Peter wants to know how many times he needs to forgive his brother. As much as seven? When Jesus says seventy-seven, he’s not suggesting Peter should keep a tally and when it gets to seventy-eight that’s it, his obligation is over. Seventy seven in this case represents going way beyond expectations and then some.

Jesus is saying to Peter how much has God forgiven you Peter? Three times? Seven? Seventy seven? An uncountable amount? So, now how much do you think you need to forgive your brother?

Recognising just how much God has forgiven us, just what a cost he has taken on to release us from an unpayable debt, that should be transformative, it should change everything, especially our perspective on those we feel ‘owe’ us.

Yes, forgiving others costs us, it costs us the opportunity to carry a grudge, the opportunity to extract our due, the opportunity for vengeance. That’s why I don’t think it’s a coincidence that Jesus echoes Lamech here and flips the perspective. Where Cain was promised seven times vengeance, Lamech wanted seventy-seven times. Peter suggests seven times forgiveness, Jesus says no. Seventy-seven times forgiveness

The world tells us, ‘Don’t get mad, get even. Call in your debts. Take what you are owed.’ But Jesus teaches something different. His kingdom is to be different.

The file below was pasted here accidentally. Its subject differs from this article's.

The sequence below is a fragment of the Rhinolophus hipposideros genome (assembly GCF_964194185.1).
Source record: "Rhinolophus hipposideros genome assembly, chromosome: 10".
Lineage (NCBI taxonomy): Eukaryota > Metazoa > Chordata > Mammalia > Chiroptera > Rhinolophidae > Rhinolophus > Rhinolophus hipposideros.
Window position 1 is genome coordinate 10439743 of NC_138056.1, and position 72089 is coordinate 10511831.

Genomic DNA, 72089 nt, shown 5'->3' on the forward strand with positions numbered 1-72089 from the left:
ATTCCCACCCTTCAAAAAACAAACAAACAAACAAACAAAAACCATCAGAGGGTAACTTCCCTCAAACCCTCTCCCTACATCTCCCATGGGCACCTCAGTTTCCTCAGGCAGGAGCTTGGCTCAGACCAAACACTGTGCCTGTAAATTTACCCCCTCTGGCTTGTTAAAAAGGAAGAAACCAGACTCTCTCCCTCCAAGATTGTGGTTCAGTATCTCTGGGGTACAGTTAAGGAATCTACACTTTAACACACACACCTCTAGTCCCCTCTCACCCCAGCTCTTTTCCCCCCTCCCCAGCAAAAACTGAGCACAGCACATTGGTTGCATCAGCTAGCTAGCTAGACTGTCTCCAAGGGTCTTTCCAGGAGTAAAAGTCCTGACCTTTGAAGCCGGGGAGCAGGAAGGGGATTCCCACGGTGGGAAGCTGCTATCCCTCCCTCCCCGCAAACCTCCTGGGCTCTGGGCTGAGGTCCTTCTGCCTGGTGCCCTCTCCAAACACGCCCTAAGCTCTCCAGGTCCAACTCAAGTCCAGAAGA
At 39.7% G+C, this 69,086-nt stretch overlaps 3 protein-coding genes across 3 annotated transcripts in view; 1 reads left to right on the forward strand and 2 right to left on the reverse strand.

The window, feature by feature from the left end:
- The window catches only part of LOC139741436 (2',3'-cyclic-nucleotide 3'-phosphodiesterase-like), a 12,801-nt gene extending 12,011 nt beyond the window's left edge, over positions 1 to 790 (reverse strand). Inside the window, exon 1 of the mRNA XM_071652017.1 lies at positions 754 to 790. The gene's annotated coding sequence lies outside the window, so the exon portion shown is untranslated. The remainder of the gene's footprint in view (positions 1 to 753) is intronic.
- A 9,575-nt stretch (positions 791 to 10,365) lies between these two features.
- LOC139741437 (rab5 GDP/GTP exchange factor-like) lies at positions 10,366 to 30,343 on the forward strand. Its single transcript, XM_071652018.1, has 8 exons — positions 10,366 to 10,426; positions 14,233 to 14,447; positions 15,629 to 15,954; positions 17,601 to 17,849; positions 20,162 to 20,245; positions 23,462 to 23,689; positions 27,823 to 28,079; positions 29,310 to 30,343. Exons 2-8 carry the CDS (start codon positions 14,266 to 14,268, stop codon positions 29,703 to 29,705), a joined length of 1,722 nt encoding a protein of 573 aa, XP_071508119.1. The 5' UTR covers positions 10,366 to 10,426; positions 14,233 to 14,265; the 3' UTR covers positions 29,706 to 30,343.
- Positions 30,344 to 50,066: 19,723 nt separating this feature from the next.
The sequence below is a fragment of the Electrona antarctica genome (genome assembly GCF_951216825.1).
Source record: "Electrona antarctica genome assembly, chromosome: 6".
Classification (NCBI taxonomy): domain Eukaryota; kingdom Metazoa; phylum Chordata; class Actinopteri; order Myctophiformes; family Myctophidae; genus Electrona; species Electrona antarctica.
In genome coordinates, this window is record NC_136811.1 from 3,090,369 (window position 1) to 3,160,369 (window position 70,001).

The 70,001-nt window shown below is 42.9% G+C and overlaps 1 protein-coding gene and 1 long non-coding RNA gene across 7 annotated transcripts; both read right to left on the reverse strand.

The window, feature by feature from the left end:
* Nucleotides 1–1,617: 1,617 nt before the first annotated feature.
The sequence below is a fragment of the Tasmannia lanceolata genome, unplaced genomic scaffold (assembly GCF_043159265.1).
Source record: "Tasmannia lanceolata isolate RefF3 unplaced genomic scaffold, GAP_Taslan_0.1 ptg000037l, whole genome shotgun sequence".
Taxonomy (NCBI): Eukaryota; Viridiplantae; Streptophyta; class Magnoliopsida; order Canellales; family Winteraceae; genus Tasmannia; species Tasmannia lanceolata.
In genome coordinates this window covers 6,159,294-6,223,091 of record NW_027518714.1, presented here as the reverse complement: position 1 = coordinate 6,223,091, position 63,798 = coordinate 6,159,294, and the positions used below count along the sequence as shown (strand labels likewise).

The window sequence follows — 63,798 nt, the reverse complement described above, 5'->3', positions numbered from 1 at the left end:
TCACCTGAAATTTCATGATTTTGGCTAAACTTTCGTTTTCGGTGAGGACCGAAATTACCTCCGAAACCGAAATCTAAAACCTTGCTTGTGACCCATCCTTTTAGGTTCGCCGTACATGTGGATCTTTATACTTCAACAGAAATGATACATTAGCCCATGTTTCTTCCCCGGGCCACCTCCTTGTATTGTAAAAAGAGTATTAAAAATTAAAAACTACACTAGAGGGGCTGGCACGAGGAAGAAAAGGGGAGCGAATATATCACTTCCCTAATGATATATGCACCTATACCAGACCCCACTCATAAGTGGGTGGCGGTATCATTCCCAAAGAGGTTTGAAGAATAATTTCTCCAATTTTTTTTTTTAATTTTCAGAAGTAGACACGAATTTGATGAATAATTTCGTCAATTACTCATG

Jesus holds out the promise of forgiveness, on an inconceivable scale. But while it is free, it should change you. If you really understand what God has done for you, it will make you recognise the need to forgive others. And if it doesn’t, well, that’s a problem. You can’t properly grasp God’s forgiveness while you are clinging on to your grudges.

And you know what, it isn’t always easy. Forgiving people can be hard, because it comes at a cost. But the ongoing work of the Holy spirit in the hearts of believers is transformational.‌ Forgiving others isn’t a condition of God’s grace, but it should be a result of it working in your heart. And while forgiveness is hard, it’s also a huge relief. Just letting go, handing it all over to God. Recognising that God’s grace is sufficient, and I don’t need to hold on to what this person or that person said or did.

I’m not looking to minimise the hurts some people have gone through. But part of the freedom that comes from being in Christ is being freed from our own sins and the burden of what others have done to us.

If you’re struggling with that then I would urge you not to let the hardness of forgiveness rob you of your joy. Take it to God in prayer. Be honest with him. It’s not going to be an overnight fix but Jesus says that as we have been shown mercy, so we should show it.

A kingdom of the forgiven, is a kingdom of the forgiving. What a witness to the world that will be for what Jesus has done in our lives.